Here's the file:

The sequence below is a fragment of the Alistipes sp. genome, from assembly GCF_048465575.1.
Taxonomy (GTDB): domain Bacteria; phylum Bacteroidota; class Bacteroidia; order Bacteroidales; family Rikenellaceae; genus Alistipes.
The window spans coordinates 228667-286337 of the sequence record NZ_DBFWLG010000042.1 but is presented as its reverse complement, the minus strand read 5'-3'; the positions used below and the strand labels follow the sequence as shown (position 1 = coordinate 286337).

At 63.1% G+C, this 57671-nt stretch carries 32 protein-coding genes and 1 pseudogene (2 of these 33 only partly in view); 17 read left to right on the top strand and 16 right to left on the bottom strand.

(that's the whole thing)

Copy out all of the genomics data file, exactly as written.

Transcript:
The sequence below is a fragment of the Alistipes sp. genome, from assembly GCF_048465575.1.
Taxonomy (GTDB): domain Bacteria; phylum Bacteroidota; class Bacteroidia; order Bacteroidales; family Rikenellaceae; genus Alistipes.
The window spans coordinates 228667-286337 of the sequence record NZ_DBFWLG010000042.1 but is presented as its reverse complement, the minus strand read 5'-3'; the positions used below and the strand labels follow the sequence as shown (position 1 = coordinate 286337).

At 63.1% G+C, this 57671-nt stretch carries 32 protein-coding genes and 1 pseudogene (2 of these 33 only partly in view); 17 read left to right on the top strand and 16 right to left on the bottom strand.